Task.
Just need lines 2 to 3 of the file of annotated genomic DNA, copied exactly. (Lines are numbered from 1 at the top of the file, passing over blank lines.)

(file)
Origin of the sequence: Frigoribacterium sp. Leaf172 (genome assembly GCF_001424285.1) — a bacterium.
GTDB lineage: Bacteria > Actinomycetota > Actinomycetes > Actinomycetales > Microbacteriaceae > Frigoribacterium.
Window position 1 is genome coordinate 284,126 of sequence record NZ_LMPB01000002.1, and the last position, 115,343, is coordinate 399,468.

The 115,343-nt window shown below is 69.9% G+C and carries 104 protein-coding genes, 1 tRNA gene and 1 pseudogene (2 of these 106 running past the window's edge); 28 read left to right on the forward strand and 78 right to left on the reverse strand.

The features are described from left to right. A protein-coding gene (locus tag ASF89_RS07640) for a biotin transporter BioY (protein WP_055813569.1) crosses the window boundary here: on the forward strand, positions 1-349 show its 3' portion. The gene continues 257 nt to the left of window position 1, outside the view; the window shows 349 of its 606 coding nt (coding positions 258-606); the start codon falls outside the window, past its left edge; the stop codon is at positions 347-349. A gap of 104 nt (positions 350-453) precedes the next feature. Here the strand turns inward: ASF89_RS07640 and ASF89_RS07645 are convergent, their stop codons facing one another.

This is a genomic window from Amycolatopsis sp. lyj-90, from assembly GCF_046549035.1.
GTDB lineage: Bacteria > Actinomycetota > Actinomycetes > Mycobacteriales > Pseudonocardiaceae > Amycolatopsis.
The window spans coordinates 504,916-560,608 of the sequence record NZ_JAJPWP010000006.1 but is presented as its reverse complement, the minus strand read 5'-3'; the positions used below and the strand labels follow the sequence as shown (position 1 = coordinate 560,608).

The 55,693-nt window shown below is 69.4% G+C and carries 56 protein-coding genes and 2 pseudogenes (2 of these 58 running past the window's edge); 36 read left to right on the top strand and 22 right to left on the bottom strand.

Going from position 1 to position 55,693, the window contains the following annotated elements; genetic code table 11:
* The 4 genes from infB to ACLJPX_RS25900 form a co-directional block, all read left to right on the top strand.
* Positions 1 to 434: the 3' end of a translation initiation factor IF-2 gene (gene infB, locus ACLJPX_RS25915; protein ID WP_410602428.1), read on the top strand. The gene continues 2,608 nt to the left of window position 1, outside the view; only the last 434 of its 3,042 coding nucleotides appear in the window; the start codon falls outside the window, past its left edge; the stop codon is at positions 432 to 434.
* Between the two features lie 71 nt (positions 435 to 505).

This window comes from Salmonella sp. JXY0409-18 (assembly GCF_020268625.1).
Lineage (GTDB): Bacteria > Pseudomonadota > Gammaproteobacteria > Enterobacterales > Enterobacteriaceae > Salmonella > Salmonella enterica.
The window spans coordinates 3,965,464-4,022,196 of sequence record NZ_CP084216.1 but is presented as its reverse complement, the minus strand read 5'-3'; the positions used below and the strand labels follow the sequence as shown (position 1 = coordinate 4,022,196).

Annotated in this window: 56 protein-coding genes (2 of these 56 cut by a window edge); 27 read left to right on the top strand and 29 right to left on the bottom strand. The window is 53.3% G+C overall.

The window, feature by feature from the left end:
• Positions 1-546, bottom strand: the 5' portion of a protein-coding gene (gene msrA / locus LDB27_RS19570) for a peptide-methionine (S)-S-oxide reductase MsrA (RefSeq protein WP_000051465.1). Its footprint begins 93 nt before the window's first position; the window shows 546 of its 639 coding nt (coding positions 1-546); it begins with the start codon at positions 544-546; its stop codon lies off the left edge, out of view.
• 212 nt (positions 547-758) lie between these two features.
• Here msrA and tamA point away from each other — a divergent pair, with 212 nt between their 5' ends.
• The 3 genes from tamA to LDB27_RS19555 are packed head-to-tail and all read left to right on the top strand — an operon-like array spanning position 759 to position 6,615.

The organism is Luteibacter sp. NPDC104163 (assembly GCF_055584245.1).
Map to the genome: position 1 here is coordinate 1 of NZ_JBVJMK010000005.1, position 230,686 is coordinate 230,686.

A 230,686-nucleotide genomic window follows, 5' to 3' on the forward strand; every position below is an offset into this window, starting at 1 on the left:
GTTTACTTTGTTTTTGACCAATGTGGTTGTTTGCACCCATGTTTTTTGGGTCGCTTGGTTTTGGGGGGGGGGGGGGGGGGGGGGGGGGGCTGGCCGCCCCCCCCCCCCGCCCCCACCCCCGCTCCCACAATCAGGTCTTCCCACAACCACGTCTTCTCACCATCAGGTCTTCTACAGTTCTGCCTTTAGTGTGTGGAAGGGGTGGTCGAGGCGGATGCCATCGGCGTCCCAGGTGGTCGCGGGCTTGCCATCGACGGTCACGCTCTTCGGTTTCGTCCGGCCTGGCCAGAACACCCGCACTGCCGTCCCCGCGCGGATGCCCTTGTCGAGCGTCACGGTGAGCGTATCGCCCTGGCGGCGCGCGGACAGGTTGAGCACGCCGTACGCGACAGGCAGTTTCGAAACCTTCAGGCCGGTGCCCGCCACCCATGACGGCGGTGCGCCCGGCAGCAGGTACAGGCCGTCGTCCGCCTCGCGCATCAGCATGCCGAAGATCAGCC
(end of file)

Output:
GTDB lineage: Bacteria > Actinomycetota > Actinomycetes > Actinomycetales > Microbacteriaceae > Frigoribacterium.
Window position 1 is genome coordinate 284,126 of sequence record NZ_LMPB01000002.1, and the last position, 115,343, is coordinate 399,468.